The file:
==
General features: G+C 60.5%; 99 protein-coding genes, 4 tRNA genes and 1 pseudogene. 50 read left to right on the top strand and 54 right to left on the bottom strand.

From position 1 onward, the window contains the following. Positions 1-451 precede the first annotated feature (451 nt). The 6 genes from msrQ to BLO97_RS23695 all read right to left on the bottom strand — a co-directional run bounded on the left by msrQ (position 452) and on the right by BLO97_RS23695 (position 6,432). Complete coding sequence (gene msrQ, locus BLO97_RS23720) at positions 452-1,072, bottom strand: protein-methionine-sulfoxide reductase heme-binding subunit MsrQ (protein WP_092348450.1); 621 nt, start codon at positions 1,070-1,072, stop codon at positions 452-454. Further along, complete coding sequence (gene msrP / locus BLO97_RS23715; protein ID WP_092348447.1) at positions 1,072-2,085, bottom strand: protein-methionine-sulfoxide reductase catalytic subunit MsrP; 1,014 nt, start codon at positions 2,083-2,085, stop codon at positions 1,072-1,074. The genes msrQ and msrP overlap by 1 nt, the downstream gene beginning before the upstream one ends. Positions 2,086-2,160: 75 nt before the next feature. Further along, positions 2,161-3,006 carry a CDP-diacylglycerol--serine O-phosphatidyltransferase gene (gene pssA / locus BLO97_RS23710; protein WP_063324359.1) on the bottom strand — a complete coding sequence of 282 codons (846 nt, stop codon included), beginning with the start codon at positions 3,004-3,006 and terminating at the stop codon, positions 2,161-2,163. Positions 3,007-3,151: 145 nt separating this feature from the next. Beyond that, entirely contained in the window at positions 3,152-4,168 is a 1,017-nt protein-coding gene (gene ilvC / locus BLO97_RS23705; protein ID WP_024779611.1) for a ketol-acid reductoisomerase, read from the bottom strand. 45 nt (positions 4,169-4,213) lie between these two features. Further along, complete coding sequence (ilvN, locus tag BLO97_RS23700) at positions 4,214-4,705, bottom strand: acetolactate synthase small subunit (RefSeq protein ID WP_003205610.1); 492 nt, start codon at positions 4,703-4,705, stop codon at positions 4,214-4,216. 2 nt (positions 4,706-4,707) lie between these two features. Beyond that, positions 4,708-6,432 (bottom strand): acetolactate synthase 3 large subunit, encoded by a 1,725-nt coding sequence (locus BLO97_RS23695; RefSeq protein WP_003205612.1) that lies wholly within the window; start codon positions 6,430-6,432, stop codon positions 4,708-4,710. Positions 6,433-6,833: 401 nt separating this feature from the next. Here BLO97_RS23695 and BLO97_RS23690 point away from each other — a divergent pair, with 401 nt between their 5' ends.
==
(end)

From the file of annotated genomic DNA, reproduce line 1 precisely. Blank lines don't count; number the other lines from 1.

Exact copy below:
General features: G+C 60.5%; 99 protein-coding genes, 4 tRNA genes and 1 pseudogene. 50 read left to right on the top strand and 54 right to left on the bottom strand.